Christian delves into the hot topic of the day, Colin Kaepernick's protest of the National Anthem. There's no shortage of callers giving Arcand their opinions on the matter.
Christian opens his show talking about the hot bat of Dustin Pedroia and his thoughts on the Red Sox as they approach the playoffs. He also talks about the decision to play Tom Brady in the Patriots' third preseason game
Danny breaks down the current state of the AL East and where the Sox figure into it. He also touches on the apparent resurgence of David Price.
Danny discusses Colin Kaepernick's seated protest of the National Anthem. He also discusses the state of Jimmy Garoppolo with some callers.

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Danny talks with CSNNE's Mike Giardi about the Patriots preseason, Tom Brady's relationship with Jimmy Garoppolo, and what to expect going forward.

As mentioned earlier on The Mashup Blog, 49ers quarterback Colin Kaepernick has doubled down on his decision to sit during the national anthem at all Niners games until “there’s significant change and I feel like that flag represents what it’s supposed to represent, this country is representing people the way that it’s supposed to.”

Now comes the part where I’m required to acknowledge that Kaepernick has every right to protest the way he is. That the First Amendment and the basic, very American right to free expression allow him the opportunity to note his contempt for his country the way he is. The blood of way too many brave men has been spilled to give him that right.

Here’s the beautiful part. His right to park his ass on the bench during the “Star Spangled Banner” is every bit as sacred and important as my right to say the following.

Screw you, Colin Kaepernick. Screw you in the ear. Screw you in the eye. Screw you in the 6-year, $114 million contract and in your $19 million average annual salary. You have the right to disrespect your nation’s anthem for exactly the same reason you should be respecting it. Because the nation gives you the right.

I’m not about to dive into Kaepernick’s politics or anyone else’s. Maybe he’s right on some level that a nation that duly elected an African American president, a justice department appointed by him, has scored of minority legislators representing their districts in Congress, and judges of all colors at all levels of the court system is somehow oppressing people. All I ask is respect. Simple, basic respect. I ask nothing more, but I’ll except nothing less.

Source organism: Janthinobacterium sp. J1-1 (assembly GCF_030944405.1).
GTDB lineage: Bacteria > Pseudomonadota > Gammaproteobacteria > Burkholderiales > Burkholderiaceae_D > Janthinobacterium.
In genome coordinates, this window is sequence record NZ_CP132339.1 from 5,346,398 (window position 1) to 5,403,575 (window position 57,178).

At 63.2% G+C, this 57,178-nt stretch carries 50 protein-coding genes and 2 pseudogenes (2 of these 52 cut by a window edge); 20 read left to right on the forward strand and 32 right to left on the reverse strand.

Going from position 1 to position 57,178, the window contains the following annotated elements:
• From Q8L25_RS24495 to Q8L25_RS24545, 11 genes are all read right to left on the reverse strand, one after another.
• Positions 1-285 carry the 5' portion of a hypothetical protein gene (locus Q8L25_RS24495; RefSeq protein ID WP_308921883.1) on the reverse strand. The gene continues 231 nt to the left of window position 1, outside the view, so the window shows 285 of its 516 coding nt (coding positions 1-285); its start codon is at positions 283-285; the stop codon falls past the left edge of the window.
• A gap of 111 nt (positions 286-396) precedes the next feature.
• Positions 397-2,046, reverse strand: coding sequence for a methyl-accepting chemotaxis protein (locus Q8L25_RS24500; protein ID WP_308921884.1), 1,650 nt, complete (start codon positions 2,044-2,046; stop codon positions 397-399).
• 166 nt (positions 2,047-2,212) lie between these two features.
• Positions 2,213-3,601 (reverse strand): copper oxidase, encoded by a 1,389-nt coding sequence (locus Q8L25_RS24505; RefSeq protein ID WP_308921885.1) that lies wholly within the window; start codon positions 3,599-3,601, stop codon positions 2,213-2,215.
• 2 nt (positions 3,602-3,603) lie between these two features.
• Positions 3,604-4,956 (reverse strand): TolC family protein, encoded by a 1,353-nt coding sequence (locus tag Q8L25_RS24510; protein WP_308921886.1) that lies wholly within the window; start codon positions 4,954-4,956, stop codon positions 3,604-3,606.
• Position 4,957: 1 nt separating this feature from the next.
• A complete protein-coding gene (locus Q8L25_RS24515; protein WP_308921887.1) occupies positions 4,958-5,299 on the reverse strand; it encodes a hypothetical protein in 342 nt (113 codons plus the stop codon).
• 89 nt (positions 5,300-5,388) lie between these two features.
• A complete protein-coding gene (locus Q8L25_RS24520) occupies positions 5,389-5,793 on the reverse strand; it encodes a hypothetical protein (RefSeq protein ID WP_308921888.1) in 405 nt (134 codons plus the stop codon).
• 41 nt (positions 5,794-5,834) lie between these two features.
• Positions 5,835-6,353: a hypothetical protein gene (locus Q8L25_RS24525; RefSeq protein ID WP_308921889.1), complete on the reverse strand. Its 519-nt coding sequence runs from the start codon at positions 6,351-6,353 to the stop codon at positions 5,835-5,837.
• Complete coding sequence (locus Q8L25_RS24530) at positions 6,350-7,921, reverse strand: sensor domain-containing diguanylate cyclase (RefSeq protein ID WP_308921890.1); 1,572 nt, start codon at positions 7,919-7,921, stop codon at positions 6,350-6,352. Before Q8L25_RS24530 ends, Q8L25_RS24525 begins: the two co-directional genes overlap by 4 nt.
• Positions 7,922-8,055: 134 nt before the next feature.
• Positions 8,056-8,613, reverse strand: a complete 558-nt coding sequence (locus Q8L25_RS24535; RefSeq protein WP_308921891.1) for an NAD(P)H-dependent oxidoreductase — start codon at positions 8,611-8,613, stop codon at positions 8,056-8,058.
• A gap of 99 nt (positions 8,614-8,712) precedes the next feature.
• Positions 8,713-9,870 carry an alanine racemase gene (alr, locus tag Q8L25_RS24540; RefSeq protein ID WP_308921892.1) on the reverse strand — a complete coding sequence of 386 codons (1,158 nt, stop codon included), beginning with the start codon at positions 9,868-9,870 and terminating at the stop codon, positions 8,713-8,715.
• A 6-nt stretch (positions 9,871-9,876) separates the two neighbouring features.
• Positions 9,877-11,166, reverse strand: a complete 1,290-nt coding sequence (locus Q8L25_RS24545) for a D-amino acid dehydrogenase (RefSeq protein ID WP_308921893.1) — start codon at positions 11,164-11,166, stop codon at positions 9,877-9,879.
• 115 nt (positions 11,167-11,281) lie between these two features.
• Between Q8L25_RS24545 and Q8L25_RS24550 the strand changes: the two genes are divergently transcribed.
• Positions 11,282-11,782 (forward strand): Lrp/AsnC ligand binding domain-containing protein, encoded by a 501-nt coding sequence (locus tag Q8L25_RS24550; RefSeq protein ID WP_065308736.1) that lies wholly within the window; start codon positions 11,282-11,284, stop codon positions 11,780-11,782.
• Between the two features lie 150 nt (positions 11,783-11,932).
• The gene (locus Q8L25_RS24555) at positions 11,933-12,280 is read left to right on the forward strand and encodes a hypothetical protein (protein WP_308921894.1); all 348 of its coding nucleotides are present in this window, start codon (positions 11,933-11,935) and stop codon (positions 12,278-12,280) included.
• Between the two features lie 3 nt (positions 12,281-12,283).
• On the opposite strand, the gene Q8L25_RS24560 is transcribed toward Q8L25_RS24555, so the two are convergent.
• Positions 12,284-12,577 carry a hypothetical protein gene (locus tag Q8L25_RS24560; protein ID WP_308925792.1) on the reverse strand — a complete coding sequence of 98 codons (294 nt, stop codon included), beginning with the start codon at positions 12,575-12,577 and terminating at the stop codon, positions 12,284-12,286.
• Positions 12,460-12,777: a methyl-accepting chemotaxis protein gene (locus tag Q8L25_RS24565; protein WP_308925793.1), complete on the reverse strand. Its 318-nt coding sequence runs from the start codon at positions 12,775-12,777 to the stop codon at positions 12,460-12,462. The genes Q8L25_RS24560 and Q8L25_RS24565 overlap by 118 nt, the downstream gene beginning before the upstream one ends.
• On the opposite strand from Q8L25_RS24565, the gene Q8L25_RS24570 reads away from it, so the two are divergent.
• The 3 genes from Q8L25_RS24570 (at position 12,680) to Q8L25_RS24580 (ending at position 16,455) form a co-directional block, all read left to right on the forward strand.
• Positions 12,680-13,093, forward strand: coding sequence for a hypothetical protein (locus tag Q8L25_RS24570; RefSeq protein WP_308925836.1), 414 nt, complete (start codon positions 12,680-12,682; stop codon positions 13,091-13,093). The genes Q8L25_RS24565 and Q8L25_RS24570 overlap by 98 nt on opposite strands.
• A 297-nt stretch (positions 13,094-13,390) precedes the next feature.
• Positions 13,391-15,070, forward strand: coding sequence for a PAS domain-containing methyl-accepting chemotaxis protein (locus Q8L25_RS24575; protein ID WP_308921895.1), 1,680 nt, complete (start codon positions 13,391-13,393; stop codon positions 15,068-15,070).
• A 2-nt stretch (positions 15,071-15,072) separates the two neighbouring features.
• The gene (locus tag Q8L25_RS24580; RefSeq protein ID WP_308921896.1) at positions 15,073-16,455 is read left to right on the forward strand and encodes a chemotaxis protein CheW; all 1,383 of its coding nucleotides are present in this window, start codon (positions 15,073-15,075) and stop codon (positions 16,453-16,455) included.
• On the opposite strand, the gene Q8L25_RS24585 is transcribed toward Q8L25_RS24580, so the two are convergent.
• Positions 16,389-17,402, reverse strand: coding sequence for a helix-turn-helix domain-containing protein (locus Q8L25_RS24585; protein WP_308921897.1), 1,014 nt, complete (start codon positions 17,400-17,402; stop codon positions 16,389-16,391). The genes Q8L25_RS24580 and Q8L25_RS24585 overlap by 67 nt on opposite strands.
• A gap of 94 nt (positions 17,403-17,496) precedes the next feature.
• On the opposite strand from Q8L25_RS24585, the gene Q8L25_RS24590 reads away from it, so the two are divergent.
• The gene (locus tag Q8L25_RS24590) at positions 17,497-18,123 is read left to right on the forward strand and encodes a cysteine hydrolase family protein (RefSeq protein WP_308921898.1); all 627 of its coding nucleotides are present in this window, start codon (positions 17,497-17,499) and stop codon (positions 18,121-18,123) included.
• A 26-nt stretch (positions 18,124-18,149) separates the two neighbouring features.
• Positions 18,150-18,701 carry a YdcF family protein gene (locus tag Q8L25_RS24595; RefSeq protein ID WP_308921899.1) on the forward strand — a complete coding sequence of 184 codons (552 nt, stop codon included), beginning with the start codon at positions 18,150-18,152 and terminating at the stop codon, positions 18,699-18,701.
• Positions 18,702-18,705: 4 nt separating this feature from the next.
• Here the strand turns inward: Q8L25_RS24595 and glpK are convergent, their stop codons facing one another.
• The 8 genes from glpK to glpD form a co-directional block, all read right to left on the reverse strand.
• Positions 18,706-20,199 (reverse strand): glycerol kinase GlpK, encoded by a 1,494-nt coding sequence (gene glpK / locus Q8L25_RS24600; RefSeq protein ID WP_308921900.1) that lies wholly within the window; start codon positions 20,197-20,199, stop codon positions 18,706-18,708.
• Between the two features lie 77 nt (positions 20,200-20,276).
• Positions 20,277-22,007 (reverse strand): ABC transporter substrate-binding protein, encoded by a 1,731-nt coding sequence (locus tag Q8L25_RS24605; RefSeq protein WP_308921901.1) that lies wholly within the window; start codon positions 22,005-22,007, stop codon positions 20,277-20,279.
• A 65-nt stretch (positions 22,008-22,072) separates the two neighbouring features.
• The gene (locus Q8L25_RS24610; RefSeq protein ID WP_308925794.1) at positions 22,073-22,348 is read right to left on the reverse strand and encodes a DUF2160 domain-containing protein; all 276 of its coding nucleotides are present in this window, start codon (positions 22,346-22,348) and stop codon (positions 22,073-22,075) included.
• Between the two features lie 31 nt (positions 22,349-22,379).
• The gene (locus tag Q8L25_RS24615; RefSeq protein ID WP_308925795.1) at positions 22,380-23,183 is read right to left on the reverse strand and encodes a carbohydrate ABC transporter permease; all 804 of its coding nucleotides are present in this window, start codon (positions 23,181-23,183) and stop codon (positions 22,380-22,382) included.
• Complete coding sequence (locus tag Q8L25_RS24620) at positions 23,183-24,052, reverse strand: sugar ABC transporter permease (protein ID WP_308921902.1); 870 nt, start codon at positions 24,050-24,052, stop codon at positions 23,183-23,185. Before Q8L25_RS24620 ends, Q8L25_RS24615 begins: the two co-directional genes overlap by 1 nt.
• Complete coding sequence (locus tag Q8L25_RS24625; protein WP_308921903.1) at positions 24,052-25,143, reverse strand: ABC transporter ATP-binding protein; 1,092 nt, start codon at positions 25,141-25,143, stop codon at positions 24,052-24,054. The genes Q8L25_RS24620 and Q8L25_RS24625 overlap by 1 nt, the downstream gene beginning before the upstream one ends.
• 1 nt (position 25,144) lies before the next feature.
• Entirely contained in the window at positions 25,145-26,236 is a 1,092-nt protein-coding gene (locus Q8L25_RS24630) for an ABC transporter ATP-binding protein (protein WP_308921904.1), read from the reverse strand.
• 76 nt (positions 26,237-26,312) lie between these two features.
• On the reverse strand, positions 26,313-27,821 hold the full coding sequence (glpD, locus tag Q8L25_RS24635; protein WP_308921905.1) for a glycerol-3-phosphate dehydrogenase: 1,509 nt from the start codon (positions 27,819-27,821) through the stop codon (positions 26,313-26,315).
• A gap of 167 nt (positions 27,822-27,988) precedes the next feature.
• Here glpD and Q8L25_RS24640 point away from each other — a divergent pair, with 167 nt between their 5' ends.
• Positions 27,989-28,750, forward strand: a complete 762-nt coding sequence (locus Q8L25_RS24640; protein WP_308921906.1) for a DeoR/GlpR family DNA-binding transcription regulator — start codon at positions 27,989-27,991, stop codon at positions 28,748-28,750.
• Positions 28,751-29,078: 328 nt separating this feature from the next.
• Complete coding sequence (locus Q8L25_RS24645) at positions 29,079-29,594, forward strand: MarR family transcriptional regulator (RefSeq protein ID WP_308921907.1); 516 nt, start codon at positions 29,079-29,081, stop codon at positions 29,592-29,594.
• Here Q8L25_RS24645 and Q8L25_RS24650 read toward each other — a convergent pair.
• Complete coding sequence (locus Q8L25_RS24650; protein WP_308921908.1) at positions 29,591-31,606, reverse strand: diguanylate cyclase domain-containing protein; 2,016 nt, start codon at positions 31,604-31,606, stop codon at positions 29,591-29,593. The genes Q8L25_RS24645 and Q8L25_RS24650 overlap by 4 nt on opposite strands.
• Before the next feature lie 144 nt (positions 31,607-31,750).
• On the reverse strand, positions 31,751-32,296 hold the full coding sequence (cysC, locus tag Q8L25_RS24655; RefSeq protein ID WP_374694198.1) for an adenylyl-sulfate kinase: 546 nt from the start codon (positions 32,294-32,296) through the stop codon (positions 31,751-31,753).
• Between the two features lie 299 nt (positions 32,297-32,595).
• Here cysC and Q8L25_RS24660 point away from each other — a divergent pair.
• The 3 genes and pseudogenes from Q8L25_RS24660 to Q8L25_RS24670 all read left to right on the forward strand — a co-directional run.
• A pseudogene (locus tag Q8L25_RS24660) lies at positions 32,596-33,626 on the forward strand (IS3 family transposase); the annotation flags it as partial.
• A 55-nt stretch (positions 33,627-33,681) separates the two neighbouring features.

I’m not even asking for extraordinary shows of patriotism, like the Olympic pole vaulter who stopped in the middle of an attempt to honor the country he fights for. The kind of respect I’m talking about is that of Usain Bolt stopping in mid-sentence during an interview because the American anthem started playing.

The respect hockey fans afford the “O, Canada” every time it’s played on U.S. soil. It’s just the basic recognition of that which is important, even sacred. And it worthy of being appreciated. Especially by someone who’ll make $61 million in guaranteed money in a nation that has somehow stripped his people of all human rights.

The part of this story that has me most in a red-eyed, purple-faced rage is that while Kaepernick is considered ballsy for taking this stand, he is being the furthest thing from it. He has chosen the one institution you can trash in 2016 without turning into a pariah. Let an NFL player come out in protest against Islam, gays, Mexican immigrants, Jews or women and see how fast his team distances themselves from him or Roger Goodell warms up his throwing arm to toss Article 46 at him. And well they should. No company – including a sports franchise – is required to keep someone around if they object to the things he says (just ask Curt Schilling). I just want to see that same standard applied to guys like Kaepernick who publicly shame the country that has provided them so much.

But I seriously doubt there’ll be any consequences coming out of this. If he can play, San Francisco will keep him around. If he gets dumped, it will be because of his play. And the NFL will do nothing other than to say “standing for the anthem is requested but not required and oh, by the way, honor our troops by purchasing your officially licensed NFL merchandise, on sale now.”

All the rest of us can do is root for Kaepernick to be cut because he’s terrible (he’s had a lot of practice lately with that whole sitting-on-the-bench thing), leaves the great game of football in disgrace, is shunned by the public and ends up broke. That’s the “significant change” I’m rooting for. You might think it’s harsh, but I’m just exercising my right to protest his protest. As are these Niners fans. Because ‘Murica.


Blog Author: